This enjoyable and competitive activity will get your employees exercising their creativity. It does require a little preparation. First, order gingerbread house and decorating kits for attending team members. Better still, encourage your employees to decorate with additional candy to get super creative. Next, bring everyone together on a video call on the day of the event to decorate together. Both in-person and virtual teammates can participate. While decorating, play some thematic music or encourage everyone to tell a story about a meaningful holiday memory. When all houses are built and decorated, have employees share a photo of their masterpieces. Participants can vote on their favorite one (but no voting for your own masterpiece!)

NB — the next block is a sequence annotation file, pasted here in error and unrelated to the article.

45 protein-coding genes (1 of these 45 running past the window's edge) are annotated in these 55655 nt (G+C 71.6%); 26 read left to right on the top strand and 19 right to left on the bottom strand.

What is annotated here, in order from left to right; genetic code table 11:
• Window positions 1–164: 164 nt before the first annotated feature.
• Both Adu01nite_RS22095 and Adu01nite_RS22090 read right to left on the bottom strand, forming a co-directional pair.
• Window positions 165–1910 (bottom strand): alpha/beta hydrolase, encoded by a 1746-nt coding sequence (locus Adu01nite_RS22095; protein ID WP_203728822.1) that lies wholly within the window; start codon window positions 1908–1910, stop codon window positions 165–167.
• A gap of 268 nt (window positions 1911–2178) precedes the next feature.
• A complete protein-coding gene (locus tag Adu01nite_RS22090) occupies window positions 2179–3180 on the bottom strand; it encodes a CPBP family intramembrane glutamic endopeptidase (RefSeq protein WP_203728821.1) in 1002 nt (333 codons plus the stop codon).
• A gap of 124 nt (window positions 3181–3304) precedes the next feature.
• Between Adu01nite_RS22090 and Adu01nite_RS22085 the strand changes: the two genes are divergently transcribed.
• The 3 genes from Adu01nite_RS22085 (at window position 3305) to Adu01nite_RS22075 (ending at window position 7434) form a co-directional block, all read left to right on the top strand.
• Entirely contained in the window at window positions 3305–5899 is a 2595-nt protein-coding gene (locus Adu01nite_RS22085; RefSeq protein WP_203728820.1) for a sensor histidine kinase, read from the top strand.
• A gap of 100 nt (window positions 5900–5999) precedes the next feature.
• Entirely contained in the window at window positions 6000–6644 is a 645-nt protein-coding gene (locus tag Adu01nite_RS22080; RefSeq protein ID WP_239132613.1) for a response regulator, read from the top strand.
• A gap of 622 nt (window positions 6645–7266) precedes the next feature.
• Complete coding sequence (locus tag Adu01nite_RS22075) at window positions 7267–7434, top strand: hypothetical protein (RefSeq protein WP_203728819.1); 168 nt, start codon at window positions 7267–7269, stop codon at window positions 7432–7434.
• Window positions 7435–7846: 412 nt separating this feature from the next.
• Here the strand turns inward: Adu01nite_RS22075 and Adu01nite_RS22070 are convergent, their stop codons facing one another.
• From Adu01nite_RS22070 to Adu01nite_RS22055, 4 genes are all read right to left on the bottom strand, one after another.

Support local charities

The holiday season is a time for giving. Organizing a company-wide charity event is a great way to help people in need, especially in these challenging times. It also allows employees to make a difference to causes they care about, all while boosting morale. So, encourage your team to volunteer or make donations to a local charity of their choice. Virtual volunteering is also another option. You can allow employees to devote half a workday to volunteer virtually on a project of their choice. One example is Be My Eyes, a project that helps visually impaired individuals with video calls.

 

Enjoy an online class together